It's nice to know that thousands of years ago, human ancestors also sought comfort in food.
That's the conclusion of a group of researchers studying men and women who lived in the caves of Mount Carmel -- not far from what is now Haifa, Israel -- between 15,000 and 11,600 years ago. Known as the Natufian civilization, this culture has been the subject of an extensive study by an international group of archaeologists, who have discovered dozens of skeletons in the area.
One of the most recent studies of the cave dwellers, slated to be published in the December 2013 version of the Journal of Anthropological Archaeology, includes evidence that Natufian men engaged in large communal meals next to grave sights, reports Israeli news outlet Haaretz.
Led by Haifa University's Professor Dani Nadel, with the help of colleagues Dr. Reuven Yeshurun and Professor Guy Bar-Oz, the archaeologists searched a location known as the Raqefet Cave and uncovered thousands of small animal bones they believe are evidence of feasts not unlike modern wakes.
The Natufian people during the time period studied were undergoing an important transition from being hunter-gatherers to living communally. These wakes potentially represent the fascinating, fledgling attempt at unity by a previously nomadic culture, Yeshurun told The Huffington Post in an email.
"From the beginning of human evolution humans lived in small groups and rarely met other groups, and were probably not used to dealing with dozens of 'neighbors' on a daily basis," Yeshurun wrote. "Such a society would try to form ceremonies and rituals that can unite the large group and resolve tensions. And a 'wake' in the occasion of deaths of group members could have been perfect for that. To this day, food is a very uniting social mechanism, as you know."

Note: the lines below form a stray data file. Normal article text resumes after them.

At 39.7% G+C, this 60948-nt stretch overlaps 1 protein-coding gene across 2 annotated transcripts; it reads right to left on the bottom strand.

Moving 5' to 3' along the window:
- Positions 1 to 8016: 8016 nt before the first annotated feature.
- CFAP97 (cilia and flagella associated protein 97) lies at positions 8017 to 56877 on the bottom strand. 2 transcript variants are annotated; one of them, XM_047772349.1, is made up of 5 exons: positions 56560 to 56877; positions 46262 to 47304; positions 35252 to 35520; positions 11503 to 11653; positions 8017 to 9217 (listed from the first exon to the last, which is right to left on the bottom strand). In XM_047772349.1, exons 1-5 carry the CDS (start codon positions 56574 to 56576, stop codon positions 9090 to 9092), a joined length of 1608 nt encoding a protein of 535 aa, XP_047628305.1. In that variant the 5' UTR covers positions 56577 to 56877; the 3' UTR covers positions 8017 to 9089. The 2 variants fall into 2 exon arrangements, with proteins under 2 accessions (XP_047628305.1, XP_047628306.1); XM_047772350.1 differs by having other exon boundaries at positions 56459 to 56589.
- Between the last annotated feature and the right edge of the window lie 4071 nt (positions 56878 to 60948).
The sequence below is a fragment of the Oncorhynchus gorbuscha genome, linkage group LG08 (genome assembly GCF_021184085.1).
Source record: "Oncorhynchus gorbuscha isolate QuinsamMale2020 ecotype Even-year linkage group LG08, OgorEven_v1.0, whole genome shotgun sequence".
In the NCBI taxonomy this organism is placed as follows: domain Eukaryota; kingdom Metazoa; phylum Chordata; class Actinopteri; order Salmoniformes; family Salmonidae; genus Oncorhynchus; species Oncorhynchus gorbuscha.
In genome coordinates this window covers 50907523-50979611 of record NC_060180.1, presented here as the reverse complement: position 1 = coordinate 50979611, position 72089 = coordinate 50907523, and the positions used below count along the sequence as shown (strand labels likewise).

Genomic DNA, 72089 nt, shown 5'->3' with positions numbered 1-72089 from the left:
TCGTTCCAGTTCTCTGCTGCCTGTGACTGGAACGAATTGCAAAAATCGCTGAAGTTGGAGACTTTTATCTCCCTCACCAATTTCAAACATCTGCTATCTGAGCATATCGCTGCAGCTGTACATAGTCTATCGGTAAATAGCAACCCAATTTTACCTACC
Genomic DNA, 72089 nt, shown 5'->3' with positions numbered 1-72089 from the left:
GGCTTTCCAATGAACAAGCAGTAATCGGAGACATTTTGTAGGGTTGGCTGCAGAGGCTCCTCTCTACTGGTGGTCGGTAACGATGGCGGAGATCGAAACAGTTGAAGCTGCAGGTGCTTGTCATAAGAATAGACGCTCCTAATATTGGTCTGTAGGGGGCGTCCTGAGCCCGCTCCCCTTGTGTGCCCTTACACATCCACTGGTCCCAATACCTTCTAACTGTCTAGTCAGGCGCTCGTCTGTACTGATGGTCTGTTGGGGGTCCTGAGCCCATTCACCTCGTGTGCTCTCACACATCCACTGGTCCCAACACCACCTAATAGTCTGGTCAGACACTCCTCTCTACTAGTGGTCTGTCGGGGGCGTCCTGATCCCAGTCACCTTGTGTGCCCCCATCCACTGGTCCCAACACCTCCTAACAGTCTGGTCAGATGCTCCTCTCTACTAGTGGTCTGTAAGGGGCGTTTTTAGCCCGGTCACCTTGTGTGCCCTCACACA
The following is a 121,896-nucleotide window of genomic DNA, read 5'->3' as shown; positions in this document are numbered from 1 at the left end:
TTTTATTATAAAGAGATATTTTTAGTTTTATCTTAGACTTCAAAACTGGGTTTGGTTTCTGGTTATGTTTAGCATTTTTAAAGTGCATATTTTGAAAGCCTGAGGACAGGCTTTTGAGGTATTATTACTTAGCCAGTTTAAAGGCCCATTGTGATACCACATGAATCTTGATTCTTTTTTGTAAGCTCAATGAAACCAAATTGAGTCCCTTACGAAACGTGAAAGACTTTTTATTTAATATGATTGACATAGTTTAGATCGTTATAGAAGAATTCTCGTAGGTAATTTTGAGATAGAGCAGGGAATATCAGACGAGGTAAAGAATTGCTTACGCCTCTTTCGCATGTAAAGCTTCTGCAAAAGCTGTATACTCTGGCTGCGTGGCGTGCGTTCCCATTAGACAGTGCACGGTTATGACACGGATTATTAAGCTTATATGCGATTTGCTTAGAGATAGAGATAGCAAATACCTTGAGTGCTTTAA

Archaeologists have also discovered evidence of burial feasts at other dig sites in Israel; thus, a find like the one outside Haifa is not unprecedented, Yeshurun said. However, researchers in the Natufian caves had to prove that the animal bones they uncovered were not simply leftover garbage and were indeed related to the graves.
"I approached this problem from a garbage point of view," Yeshruun explained. "Having studied the trash patterns at the Natufian villages, I noticed that the Natufians were not really clearing food remains from their houses. As a result, those food remains (animal bones) got constantly trampled and burned when people were stepping there or lighting fires. The bones in the Raqefet Cave graves do not show this pattern; they are significantly less broken and burned from ordinary Natufian 'domestic trash.' Therefore I think that they are not the remains of an earlier occupation. They are connected with the burial."
Yeshurun added that the fact that no stray animal bones were found outside the graves added further evidence supporting his conclusion.
This study is related to a similar Natufian discovery that made waves in the archaeological community earlier this summer. In June, Nadal announced that his team had unearthed what appeared to be some of the oldest grave flowers ever found in a cave burial. Carefully positioned, the flowers "added color and fragrance, and probably all those at the funeral were impressed," Nadal told NPR at the time.
One of the Natufian burials unearthed by the team of Dr. Dani Nadel in the Raqefet Cave in Israel.